property of the husband and the wife together into one common fund. This
will include the properties owned prior to the marriage. Both parties also
have equal rights to the common fund. When married couples decide to go
separate says or dissolve their marriage, the property should be equally
divided. (Article 90 of the Family Code of the Philippines)
In the Conjugal Partnership of Gains (CPG) is similar to Absolute
Community of Property except that there is a difference in how the properties
are acquired by each party prior to getting married. The properties produced
during the marriage will go to the common fund or the Conjugal Property
where both spouses have equal rights. (Article 106 of the Family Code of the
Philippines)

2.
According to Article 213 of the Family Code, “no child under seven years
of age shall be separated from the mother unless the court finds compelling
reasons to order otherwise.” This is due to the fact that a mother’s loving
care is regarded as one of the basic needs of a child.
As stipulated in the article, however, the mother will lose parental
authority and custody over the child if “compelling reasons” were found by
the court. This includes instances of neglect and abandonment, drug abuse,
unemployment, failure of exercising parental duties, as well as leaving the
child to the care of others permanently or otherwise, and regardless of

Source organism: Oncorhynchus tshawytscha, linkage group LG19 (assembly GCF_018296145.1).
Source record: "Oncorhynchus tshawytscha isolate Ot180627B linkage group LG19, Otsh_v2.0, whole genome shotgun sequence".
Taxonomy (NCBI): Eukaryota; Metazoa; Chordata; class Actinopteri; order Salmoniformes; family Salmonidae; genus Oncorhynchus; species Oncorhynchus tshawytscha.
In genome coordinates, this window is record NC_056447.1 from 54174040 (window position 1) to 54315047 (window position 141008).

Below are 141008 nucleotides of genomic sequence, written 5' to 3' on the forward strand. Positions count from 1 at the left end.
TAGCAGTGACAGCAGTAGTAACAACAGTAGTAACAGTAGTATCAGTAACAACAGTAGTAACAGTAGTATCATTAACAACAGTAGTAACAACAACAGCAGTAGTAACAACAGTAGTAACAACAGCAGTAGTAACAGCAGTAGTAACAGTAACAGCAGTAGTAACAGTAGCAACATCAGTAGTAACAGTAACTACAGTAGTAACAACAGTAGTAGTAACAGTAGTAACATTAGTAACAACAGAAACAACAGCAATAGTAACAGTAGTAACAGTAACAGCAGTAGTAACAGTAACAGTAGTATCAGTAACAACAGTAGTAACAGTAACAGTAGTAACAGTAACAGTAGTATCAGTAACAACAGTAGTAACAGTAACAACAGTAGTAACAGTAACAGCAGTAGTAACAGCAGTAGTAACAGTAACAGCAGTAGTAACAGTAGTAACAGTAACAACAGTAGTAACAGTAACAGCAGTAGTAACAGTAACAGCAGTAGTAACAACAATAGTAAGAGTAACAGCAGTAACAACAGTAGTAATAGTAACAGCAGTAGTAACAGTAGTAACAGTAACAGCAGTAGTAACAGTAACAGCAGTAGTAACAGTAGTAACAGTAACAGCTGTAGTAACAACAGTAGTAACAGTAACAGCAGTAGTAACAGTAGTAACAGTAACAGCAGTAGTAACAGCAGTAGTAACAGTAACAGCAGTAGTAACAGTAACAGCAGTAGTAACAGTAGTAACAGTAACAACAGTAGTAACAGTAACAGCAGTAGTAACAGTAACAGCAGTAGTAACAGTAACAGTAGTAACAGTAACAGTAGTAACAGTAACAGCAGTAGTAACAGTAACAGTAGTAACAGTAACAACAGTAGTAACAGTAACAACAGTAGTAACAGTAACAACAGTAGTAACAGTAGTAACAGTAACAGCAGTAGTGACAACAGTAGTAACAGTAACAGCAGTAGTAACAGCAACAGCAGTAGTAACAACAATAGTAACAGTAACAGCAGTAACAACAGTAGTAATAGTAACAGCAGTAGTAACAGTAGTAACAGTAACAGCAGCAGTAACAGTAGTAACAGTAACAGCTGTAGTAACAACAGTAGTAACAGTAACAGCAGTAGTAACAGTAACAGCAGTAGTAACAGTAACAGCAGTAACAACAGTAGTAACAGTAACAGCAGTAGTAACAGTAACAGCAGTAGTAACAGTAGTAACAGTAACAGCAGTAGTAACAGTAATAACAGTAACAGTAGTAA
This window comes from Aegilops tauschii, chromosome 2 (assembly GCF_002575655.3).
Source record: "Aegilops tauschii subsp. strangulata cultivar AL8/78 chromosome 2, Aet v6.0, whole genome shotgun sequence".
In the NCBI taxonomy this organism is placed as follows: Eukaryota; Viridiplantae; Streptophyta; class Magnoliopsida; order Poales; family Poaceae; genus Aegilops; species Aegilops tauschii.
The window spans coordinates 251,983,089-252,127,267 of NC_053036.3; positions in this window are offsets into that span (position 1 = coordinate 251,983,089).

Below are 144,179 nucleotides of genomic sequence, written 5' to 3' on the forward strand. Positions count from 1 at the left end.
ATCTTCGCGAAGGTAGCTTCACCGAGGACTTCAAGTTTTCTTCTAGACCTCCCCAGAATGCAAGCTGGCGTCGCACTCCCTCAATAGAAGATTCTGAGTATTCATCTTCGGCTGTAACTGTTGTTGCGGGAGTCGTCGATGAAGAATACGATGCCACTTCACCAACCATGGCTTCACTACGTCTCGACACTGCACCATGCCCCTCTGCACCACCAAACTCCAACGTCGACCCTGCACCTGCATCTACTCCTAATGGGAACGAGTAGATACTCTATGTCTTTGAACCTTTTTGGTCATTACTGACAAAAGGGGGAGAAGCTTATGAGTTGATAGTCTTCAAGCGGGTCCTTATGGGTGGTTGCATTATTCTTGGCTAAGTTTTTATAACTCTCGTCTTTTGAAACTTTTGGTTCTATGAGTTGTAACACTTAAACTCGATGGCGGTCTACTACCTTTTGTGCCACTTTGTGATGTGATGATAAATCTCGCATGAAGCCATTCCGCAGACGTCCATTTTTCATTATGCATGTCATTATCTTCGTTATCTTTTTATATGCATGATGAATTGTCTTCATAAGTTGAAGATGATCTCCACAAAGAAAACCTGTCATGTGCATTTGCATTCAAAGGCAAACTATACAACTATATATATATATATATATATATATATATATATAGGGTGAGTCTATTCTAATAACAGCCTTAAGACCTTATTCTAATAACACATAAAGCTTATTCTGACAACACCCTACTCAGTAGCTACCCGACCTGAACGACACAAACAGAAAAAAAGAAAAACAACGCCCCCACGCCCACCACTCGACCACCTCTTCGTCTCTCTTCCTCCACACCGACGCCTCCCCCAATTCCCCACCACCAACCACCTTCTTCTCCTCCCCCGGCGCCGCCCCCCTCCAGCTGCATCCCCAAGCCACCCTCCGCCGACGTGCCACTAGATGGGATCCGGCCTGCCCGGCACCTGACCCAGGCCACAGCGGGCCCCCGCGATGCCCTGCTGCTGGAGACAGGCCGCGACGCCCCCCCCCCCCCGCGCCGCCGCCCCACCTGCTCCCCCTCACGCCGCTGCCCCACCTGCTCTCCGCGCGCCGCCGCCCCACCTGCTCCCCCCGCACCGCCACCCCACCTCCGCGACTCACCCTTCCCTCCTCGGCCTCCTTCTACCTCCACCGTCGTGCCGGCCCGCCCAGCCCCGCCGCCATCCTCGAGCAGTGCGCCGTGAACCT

intention. If a child under 7 years of age expresses his or her desire to stay
with the mother or the father, the court is not bound by that preference
especially if the chosen parent is deemed unfit by the court.

3.
Under Article 194 of the Family Code, Support comprises everything
indispensable for sustenance, dwelling, clothing, medical attendance,
education and transportation, in keeping with the financial capacity of the
family. Being the legitimate spouse, you are entitled to the extent of support
as provided for by law. The duty arises from the fact that a marriage exists
between you and your husband. Thus, Article 195 of the Family Code
provides: “Art. 195. Subject to the provisions of the succeeding articles, the
following are obliged to support each other to the whole extent set forth in
the preceding article: The spouses xxx”

4.